Assay Stability, the missing component of the Error Budget

Mark Mackay, Gabe Hegedus, Tony Badrick*

*Corresponding author for this work

Research output: Contribution to journalArticlepeer-review

5 Citations (Scopus)


Gaining a better understanding of Quality Control (QC) processes is a key requirement to improving performance and reducing patient risk. Detecting analytical error is dependent on a QC strategy that reliably detects a critical shift in a result away from the true value.

Recently the concept of Six Sigma has been used by diagnostic laboratories to assess the performance of assays and to assist in the selection of QC rules. The sigma metric is one measure of an assay's ability to perform within specification. However an additional dimension to managing an assay is its stability in bias over time.

The concept of long term stability is the same as measured QC drift (SEdrift) which is the effect of numerous calibrations, changes in reagent lots and other conditions i.e. a long term effect. This implies that the standard error budget is wrong because it is modelled on short term QC and misses this SEdrift stability component.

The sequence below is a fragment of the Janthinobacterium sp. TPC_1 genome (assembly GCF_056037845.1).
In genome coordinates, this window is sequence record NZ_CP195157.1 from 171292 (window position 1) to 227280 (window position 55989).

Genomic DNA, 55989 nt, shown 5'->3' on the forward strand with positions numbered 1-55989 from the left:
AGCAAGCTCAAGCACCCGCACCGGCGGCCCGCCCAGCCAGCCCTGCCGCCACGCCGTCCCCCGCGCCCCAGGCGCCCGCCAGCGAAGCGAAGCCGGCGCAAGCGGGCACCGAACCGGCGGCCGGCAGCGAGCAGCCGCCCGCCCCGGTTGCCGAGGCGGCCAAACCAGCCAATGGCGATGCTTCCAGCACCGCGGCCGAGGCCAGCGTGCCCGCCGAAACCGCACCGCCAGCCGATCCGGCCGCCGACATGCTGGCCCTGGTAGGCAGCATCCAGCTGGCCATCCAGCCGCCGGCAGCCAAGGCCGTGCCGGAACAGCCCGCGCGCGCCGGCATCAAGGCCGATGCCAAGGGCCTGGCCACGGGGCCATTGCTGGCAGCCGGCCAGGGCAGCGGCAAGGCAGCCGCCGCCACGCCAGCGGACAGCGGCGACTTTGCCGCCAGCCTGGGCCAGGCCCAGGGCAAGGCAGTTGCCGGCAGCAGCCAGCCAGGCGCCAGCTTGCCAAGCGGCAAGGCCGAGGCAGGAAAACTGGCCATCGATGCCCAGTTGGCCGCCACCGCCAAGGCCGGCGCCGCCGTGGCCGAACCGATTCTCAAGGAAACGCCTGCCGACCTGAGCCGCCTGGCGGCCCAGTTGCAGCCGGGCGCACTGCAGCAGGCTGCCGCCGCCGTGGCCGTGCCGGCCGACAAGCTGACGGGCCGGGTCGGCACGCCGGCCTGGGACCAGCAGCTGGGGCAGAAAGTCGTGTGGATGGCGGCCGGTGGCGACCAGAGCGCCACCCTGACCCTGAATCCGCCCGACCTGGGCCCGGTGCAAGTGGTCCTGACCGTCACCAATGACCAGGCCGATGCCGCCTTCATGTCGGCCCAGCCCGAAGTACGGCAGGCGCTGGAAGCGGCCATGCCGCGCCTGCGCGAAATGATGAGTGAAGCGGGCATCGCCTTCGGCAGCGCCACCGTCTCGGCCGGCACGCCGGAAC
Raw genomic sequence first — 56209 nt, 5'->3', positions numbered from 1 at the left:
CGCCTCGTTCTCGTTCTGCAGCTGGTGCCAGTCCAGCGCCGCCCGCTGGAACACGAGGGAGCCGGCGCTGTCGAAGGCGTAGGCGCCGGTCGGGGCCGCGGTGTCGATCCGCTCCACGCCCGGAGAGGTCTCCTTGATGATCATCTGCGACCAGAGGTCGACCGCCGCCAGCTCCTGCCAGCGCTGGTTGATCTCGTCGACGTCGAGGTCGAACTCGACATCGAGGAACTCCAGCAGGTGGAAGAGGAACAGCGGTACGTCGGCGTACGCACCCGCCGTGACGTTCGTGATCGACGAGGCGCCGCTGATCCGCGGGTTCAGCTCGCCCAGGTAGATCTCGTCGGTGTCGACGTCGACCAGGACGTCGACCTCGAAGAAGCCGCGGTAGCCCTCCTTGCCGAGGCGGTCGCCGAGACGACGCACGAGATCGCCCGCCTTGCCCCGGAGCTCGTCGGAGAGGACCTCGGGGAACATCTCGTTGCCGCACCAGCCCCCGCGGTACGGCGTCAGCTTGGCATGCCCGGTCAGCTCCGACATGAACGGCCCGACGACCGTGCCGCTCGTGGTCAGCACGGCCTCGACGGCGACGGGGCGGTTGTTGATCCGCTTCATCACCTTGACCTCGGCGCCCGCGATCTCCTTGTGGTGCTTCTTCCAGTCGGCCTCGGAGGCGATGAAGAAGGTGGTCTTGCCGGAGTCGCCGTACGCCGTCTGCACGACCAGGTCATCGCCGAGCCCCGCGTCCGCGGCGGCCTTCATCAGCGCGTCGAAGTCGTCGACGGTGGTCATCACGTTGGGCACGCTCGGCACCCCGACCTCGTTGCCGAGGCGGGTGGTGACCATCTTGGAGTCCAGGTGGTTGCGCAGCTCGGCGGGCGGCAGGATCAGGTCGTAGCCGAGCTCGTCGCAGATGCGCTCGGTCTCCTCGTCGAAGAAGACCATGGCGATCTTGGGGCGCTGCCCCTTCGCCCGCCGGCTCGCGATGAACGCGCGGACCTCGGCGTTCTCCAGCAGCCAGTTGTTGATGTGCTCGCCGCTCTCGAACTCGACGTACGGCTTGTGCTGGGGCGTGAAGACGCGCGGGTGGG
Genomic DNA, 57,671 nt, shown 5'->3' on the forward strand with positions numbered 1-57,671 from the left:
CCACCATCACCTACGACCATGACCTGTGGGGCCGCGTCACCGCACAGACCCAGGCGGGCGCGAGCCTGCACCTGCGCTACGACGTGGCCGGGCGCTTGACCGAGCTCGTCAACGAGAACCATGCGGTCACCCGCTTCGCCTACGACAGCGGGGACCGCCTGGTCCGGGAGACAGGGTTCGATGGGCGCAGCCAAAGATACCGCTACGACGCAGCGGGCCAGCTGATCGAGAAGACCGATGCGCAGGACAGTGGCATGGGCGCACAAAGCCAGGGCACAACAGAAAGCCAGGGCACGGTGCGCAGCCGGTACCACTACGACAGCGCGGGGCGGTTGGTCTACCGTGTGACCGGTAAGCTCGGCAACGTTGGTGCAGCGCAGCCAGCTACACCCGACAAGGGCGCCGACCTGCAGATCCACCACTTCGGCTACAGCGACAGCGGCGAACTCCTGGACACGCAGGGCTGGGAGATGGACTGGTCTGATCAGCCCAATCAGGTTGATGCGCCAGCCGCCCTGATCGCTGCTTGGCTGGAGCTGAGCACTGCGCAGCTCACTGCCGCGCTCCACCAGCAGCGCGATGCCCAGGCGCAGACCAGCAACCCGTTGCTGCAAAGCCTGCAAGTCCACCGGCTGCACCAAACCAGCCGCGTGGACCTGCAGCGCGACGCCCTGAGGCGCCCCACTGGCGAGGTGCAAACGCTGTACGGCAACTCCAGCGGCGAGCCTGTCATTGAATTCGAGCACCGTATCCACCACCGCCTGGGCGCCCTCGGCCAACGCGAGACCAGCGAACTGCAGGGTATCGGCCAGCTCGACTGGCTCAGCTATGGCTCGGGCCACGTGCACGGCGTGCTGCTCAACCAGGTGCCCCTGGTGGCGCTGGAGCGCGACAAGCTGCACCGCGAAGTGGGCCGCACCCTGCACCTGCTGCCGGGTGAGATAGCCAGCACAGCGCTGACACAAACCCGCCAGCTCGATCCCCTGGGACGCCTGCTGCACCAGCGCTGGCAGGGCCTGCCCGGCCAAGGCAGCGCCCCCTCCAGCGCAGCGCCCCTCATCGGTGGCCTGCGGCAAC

We show that SEdrift provides a measure of Assay Stability that should be included in Quality Planning and that by including an allowance for this drift, determining target imprecision appropriate for matched QC algorithms that provide high error detection is as simple as dividing the Allowable Performance Specification by 4, 5 or 6.

Original languageEnglish
Pages (from-to)1136-1144
Number of pages9
JournalClinical Biochemistry
Issue number18
Publication statusPublished - Dec 2017
Externally publishedYes


  • Analytical Performance Specification
  • Assay bias
  • Assay Capability
  • Error detection
  • QC rules
  • Six sigma


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